MANHATTAN (CN) – University of Connecticut basketball coach Geno Auriemma “stalked and battered” an NBA security official in Russia in 2009 on a trip with the U.S.A. Basketball team, then hurt her career after she rejected his advances, the woman claims in court.
Kelley D.F. Hardwick sued Auriemma, USA Basketball and the National Basketball Association in New York County Supreme Court.
Hardwick, 46, claims Auriemma “forcibly tried to kiss her” her during a tournament in Yekaterinburg, and the NBA and USA Basketball did not reprimand him.
“In October 2009, during a trip to Russia with the USAB [USA Basketball] women’s senior national team, defendant Auriemma stalked, assaulted and battered plaintiff by following her to her room, grabbing her about the arm and attempting to forcibly kiss her on the mouth. Such contact was offensive and unwanted by fortunately thwarted by plaintiff,” according to the 14-page complaint.
Hardwick claims that Auriemma initially approached her and a co-worker, both African-Americans, in a hotel lounge on Oct. 29, 2009.
“Defendant Auriemma stated that his parents were poor Italian immigrants, and that he did not grow up wealthy, and could ‘relate to inner city blacks.’ During the unwelcomed conversation, defendant Auriemma made a number of inappropriate comments that increasingly made plaintiff and [her co-worker] uncomfortable,” the complaint states.
The co-worker, who is not a party to the complaint, is identified in the lawsuit.
Hardwick claims that Auriemma followed the women into an elevator, then trailed Hardwick, a former detective with the New York City Police Department, to her room.
“As plaintiff put her key into the door, defendant Auriemma approached her from behind, took hold of her left arm, and, as she turned, he forcibly tried to kiss her on the mouth. Plaintiff was startled but, utilizing her training as a police officer and security professional, reacted quickly by shoving him away and stating, ‘What are you doing? You better check yourself before you get hurt!”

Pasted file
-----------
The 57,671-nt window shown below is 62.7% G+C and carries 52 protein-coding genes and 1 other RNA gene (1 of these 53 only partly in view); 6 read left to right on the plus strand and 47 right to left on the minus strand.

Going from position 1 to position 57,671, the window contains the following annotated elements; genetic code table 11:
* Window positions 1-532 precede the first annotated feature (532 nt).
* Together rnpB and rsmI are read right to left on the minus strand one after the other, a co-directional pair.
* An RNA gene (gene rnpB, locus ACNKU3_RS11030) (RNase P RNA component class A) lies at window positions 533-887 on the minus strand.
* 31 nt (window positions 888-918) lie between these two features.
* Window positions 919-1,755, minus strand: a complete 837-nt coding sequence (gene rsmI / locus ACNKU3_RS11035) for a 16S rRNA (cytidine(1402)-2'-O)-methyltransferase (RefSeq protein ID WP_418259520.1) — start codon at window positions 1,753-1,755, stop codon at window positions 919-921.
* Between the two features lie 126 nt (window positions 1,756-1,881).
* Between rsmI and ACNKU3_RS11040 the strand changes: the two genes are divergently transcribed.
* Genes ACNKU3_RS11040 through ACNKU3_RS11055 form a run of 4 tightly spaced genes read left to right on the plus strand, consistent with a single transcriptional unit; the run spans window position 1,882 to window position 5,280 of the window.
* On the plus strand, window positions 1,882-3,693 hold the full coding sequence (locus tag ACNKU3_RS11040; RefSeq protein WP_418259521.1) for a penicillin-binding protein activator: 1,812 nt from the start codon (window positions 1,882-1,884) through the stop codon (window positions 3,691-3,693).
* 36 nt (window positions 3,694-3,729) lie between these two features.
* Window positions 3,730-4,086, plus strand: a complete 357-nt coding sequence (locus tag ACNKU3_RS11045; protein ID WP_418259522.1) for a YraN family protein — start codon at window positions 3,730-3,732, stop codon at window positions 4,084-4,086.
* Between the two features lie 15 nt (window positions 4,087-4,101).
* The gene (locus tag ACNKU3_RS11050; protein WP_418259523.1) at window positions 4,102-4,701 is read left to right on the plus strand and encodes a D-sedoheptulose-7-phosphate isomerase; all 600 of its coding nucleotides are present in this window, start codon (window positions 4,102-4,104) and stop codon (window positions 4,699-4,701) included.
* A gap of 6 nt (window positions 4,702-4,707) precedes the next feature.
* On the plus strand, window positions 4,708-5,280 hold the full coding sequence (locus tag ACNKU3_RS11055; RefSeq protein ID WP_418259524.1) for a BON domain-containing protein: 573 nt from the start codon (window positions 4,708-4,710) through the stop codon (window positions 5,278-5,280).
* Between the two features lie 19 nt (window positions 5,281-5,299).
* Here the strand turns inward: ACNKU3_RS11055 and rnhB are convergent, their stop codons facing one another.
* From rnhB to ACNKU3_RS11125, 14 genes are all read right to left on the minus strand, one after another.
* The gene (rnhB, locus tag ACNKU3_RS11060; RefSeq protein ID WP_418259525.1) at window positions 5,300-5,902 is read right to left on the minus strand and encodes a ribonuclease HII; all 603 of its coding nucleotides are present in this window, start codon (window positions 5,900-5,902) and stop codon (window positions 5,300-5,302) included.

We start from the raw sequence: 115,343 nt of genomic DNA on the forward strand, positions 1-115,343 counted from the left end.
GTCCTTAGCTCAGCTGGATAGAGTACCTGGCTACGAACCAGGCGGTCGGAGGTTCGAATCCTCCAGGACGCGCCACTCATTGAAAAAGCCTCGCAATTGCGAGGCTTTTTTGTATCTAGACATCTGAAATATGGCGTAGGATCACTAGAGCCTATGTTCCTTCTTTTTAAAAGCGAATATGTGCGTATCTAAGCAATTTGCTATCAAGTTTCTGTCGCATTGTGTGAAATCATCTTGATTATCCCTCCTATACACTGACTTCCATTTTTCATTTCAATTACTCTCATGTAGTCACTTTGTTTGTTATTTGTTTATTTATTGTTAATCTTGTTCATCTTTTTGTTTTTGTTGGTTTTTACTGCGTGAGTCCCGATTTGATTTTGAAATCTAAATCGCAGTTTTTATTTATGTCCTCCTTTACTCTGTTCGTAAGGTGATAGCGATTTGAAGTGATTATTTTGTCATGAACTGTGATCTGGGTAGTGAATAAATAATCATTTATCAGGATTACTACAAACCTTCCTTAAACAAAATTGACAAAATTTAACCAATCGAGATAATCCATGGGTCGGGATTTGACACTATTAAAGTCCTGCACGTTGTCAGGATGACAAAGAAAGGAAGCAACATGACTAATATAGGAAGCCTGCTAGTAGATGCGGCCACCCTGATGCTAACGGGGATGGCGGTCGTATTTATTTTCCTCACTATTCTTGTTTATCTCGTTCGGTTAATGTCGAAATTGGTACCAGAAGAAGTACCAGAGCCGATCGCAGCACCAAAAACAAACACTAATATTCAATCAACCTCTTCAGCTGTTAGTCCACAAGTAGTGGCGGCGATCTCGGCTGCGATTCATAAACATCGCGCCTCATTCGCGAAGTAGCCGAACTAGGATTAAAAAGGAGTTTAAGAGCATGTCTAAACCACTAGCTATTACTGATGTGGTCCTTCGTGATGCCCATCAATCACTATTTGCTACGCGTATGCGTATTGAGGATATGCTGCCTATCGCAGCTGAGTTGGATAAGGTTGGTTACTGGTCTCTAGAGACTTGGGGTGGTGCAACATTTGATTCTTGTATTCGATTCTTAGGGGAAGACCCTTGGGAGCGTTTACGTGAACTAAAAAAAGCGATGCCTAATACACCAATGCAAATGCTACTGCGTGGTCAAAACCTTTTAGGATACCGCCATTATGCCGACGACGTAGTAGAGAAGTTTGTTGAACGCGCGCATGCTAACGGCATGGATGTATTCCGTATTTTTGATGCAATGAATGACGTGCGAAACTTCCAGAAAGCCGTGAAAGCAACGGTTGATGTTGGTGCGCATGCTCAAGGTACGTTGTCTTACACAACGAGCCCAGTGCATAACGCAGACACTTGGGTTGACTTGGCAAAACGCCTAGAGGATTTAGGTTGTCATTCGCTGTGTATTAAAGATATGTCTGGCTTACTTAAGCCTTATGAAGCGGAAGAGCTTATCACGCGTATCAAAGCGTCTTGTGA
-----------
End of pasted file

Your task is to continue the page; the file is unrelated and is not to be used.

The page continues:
Auriemma, red-faced, quietly walked away, and “nervously avoided eye contact” with her the next day, Hardwick says. She claims he also called her “ghetto” and “Shaniqua” behind her back.
Hardwick claims she reported the assault to a supervisor, who “asked whether Auriemma had been drinking and stated, ‘Well, these things happen.'” She claims that “nothing was done” by any NBA managers to investigate the incident.
She claims that Auriemma then showed “vindictiveness” toward her on two subsequent trips, to Connecticut, Spain, Italy, the Czech Republic and Hungary.
“Auriemma continued his obvious avoidance of plaintiff but his apparent discomfort with her presence manifested as vindictiveness,” the complaint states. She claims that he complained when she cheered during games, and told USA Basketball’s executive director that he wanted her removed from an assignment to the 2012 Summer Games in London.
In response, on March 24, the NBA told Hardwick she would not oversee security in London, she says. In April, she says, the league said that the decision “had nothing to do with her complaint regarding Auriemma.”
Hardwick began working in the NBA’s security department in 2002 and now works as a director, the complaint states. She provided security during the 2004 Olympics in Athens and the 2008 Olympics in Beijing.
Auriemma is head coach of the 2012 U.S. Olympics Women’s Basketball Team, the senior national women’s team and the University of Connecticut women’s basketball teams. He has guided the U Conn Huskies to seven national titles.
Hardwick seeks compensatory and punitive damages, and back pay for employment discrimination. She is represented by Randolph McLaughlin with Newman Ferrara.